The foreign cheerleaders were brought in to show India's cricket fans how to shake their pompoms — but not everyone was impressed.

The New Delhi team said Wednesday it was switching its cheerleaders for a band of drummers. Mumbai politicians have forced theirs to cover up, saying their performances were lewd and not appropriate for India's traditional culture.

The cheerleaders were flown in to give a touch of glamor to the Indian Premier League — a newly launched cricket tournament that brings together the sport's biggest international stars, million-dollar (euro) contracts, big business and celebrities.

Cricket in its purest form is a serene game that lasts five days and is played by men in white who take breaks for tea.

But the Indian Premier League presents a flashy, rapid-fire version that is played in just five hours under floodlights with players in colorful uniforms.

The league has been posited as a celebration of the new India: brash, confident, cosmopolitan and rolling in money from a decade-long economic boom.

Indian liquor baron Vijay Mallya flew in the Washington Redskins American football team's cheerleaders to boost his team, which he named after one of his whiskeys — the Bangalore Royal Challengers. Other team owners flew in troops of dancing beauties from Eastern Europe.

For a brief moment all was good. They whirled and bounced and cheered. Miniskirts flared and pompoms shook as cricket players batted balls out of the park.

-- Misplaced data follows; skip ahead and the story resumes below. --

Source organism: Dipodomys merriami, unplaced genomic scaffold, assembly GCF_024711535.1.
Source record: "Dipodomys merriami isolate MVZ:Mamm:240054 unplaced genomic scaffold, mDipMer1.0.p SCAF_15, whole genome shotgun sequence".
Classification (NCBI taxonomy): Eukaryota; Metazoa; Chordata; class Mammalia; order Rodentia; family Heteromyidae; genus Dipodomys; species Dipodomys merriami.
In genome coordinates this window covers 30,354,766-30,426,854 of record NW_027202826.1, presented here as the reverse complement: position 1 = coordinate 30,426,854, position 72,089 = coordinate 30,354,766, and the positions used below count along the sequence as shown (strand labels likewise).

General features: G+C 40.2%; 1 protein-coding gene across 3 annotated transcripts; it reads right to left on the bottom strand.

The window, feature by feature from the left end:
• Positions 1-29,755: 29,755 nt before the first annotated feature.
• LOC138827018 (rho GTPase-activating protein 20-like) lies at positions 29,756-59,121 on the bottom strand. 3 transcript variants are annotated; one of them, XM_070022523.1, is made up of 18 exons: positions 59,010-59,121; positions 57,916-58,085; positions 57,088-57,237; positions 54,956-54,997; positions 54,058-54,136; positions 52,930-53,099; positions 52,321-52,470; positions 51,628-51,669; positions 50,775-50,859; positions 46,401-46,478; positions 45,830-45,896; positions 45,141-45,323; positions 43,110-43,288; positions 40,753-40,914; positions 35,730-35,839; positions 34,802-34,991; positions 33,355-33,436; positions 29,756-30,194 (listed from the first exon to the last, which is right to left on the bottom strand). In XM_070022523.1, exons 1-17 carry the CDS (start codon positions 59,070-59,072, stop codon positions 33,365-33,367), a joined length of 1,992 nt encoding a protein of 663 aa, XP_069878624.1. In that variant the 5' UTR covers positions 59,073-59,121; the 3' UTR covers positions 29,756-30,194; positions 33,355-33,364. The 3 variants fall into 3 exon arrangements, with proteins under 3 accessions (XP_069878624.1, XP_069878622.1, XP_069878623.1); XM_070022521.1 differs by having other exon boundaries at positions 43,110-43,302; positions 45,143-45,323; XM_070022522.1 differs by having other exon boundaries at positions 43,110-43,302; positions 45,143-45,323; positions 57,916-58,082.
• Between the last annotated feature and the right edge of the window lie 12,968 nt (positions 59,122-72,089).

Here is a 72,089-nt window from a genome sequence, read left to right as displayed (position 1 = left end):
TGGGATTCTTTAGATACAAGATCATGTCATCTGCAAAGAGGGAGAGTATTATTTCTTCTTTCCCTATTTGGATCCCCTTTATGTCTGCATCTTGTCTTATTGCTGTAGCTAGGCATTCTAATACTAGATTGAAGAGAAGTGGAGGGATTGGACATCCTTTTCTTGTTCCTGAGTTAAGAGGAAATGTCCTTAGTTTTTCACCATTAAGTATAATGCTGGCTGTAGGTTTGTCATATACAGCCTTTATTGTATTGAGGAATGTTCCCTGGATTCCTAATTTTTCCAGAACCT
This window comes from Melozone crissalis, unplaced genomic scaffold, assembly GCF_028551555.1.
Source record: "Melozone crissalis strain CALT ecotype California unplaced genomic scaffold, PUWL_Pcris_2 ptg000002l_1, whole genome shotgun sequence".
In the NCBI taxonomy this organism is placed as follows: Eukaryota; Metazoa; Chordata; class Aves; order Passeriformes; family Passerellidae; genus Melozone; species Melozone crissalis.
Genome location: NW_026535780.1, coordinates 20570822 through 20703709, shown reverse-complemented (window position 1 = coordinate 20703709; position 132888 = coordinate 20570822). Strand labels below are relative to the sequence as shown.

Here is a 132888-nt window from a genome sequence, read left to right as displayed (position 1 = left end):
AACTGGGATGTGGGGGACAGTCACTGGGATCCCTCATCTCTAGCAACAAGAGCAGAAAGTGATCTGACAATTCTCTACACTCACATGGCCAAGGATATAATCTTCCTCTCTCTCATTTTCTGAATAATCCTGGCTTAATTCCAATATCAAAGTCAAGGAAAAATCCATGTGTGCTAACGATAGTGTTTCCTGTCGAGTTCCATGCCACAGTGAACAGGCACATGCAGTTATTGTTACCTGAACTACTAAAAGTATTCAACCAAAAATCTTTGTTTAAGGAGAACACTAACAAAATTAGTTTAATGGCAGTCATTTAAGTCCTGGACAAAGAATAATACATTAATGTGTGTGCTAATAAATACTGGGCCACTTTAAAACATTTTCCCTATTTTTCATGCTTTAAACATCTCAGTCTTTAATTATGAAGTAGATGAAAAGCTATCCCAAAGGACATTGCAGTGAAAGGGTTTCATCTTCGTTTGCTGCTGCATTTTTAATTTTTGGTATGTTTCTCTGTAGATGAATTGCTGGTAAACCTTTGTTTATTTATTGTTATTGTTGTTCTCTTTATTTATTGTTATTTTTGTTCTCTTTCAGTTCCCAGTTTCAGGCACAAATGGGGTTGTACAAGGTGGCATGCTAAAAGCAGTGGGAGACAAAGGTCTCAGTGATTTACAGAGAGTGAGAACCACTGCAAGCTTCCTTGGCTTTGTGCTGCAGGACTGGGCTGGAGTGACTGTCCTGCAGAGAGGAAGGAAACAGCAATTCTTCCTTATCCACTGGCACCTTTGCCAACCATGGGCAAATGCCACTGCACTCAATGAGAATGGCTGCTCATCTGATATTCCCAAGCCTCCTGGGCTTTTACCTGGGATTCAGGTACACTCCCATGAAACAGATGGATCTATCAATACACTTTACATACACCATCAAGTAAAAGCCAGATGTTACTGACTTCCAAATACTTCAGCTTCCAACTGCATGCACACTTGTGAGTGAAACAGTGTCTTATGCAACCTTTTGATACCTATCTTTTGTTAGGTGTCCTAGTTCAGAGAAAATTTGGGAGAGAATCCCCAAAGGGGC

But it was all too much for the other India — a deeply conservative country where public displays of sexuality are taboo and women are expected to dress modestly.

The backlash began in Mumbai last week when lawmakers from the Hindu nationalist Bharatiya Janata Party pressed to get cheerleaders banned from the home games of the local team, the Mumbai Indians.

"See the pictures of these girls in the newspapers? This is not something you can allow inside your house, or something that you can look at in the presence of your sister or daughter," said Nitin Gadkari, the Bharatiya Janata Party's president for the state of Maharashtra. Mumbai is its capital.

"It may be a good thing for America, for the U.S.A., it's not a good thing for India, for our kind of culture," Gadkari said.

Police vowed to keep scantily clad dancers out of public view.

"We will take action," said Mumbai police officer Ramrao Wagh. "The government has said it will not allow obscenities on the field." He did not elaborate.

In the end a compromise of sorts was reached.

The away team cheerleaders still wore their tartan miniskirts — but they donned black full-body stockings underneath. The Mumbai dancers wore flowing, ankle-length blue pants.

Despite calls to several of the teams, the cheerleaders could not be reached for comment.

On Wednesday, in an apparent effort to avoid a similar confrontation, the owners of the Delhi Daredevils cricket team said they would replace the cheerleaders at the next game with a troop of traditional drummers.

Shriram Ramdas, a spokesman for the GMR group — the construction company that owns the Daredevils — denied that they had come under pressure to drop the foreign dancers.

He declined to explain the decision, except to say the group wanted "to experiment with different forms of entertainment."

"Who knows? Maybe next season we will have a group of our own cheerleaders from the city," he said.

Presumably, they won't be wearing hot pants.